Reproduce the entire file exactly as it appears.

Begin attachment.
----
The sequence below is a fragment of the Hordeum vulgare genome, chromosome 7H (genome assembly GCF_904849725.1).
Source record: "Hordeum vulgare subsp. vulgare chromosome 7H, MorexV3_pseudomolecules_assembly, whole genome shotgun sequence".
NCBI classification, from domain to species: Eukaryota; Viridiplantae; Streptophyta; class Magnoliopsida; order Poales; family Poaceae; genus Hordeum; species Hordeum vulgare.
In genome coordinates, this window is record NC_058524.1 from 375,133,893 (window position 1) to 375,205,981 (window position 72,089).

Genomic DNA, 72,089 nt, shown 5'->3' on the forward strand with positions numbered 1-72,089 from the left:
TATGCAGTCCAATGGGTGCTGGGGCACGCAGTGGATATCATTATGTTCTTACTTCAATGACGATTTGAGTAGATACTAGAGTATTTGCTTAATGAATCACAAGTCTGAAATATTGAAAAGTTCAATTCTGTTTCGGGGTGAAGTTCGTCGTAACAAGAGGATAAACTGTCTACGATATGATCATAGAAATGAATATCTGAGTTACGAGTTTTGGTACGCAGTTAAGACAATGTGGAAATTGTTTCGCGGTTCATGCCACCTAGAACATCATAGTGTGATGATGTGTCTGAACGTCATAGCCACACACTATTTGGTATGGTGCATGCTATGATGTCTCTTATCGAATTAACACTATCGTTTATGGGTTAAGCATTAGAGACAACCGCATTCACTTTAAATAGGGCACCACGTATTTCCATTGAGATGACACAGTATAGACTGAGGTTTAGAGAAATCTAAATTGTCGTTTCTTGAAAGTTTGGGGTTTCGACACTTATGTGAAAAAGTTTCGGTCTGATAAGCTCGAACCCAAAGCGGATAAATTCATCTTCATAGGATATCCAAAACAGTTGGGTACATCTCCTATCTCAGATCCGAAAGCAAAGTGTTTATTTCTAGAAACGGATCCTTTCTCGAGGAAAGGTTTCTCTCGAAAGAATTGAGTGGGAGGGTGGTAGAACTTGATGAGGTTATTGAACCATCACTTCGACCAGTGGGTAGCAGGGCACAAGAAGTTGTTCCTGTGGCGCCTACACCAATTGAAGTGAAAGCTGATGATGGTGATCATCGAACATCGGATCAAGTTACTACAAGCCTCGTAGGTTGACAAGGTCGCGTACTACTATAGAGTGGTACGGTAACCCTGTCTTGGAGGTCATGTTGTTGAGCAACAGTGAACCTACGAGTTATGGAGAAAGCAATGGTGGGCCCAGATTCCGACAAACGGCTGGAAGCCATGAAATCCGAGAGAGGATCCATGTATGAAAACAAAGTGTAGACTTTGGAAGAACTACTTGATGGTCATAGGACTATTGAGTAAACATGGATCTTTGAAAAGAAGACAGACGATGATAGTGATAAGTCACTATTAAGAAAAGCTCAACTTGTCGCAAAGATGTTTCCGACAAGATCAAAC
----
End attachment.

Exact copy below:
The sequence below is a fragment of the Hordeum vulgare genome, chromosome 7H (genome assembly GCF_904849725.1).
Source record: "Hordeum vulgare subsp. vulgare chromosome 7H, MorexV3_pseudomolecules_assembly, whole genome shotgun sequence".
NCBI classification, from domain to species: Eukaryota; Viridiplantae; Streptophyta; class Magnoliopsida; order Poales; family Poaceae; genus Hordeum; species Hordeum vulgare.
In genome coordinates, this window is record NC_058524.1 from 375,133,893 (window position 1) to 375,205,981 (window position 72,089).

Genomic DNA, 72,089 nt, shown 5'->3' on the forward strand with positions numbered 1-72,089 from the left:
TATGCAGTCCAATGGGTGCTGGGGCACGCAGTGGATATCATTATGTTCTTACTTCAATGACGATTTGAGTAGATACTAGAGTATTTGCTTAATGAATCACAAGTCTGAAATATTGAAAAGTTCAATTCTGTTTCGGGGTGAAGTTCGTCGTAACAAGAGGATAAACTGTCTACGATATGATCATAGAAATGAATATCTGAGTTACGAGTTTTGGTACGCAGTTAAGACAATGTGGAAATTGTTTCGCGGTTCATGCCACCTAGAACATCATAGTGTGATGATGTGTCTGAACGTCATAGCCACACACTATTTGGTATGGTGCATGCTATGATGTCTCTTATCGAATTAACACTATCGTTTATGGGTTAAGCATTAGAGACAACCGCATTCACTTTAAATAGGGCACCACGTATTTCCATTGAGATGACACAGTATAGACTGAGGTTTAGAGAAATCTAAATTGTCGTTTCTTGAAAGTTTGGGGTTTCGACACTTATGTGAAAAAGTTTCGGTCTGATAAGCTCGAACCCAAAGCGGATAAATTCATCTTCATAGGATATCCAAAACAGTTGGGTACATCTCCTATCTCAGATCCGAAAGCAAAGTGTTTATTTCTAGAAACGGATCCTTTCTCGAGGAAAGGTTTCTCTCGAAAGAATTGAGTGGGAGGGTGGTAGAACTTGATGAGGTTATTGAACCATCACTTCGACCAGTGGGTAGCAGGGCACAAGAAGTTGTTCCTGTGGCGCCTACACCAATTGAAGTGAAAGCTGATGATGGTGATCATCGAACATCGGATCAAGTTACTACAAGCCTCGTAGGTTGACAAGGTCGCGTACTACTATAGAGTGGTACGGTAACCCTGTCTTGGAGGTCATGTTGTTGAGCAACAGTGAACCTACGAGTTATGGAGAAAGCAATGGTGGGCCCAGATTCCGACAAACGGCTGGAAGCCATGAAATCCGAGAGAGGATCCATGTATGAAAACAAAGTGTAGACTTTGGAAGAACTACTTGATGGTCATAGGACTATTGAGTAAACATGGATCTTTGAAAAGAAGACAGACGATGATAGTGATAAGTCACTATTAAGAAAAGCTCAACTTGTCGCAAAGATGTTTCCGACAAGATCAAAC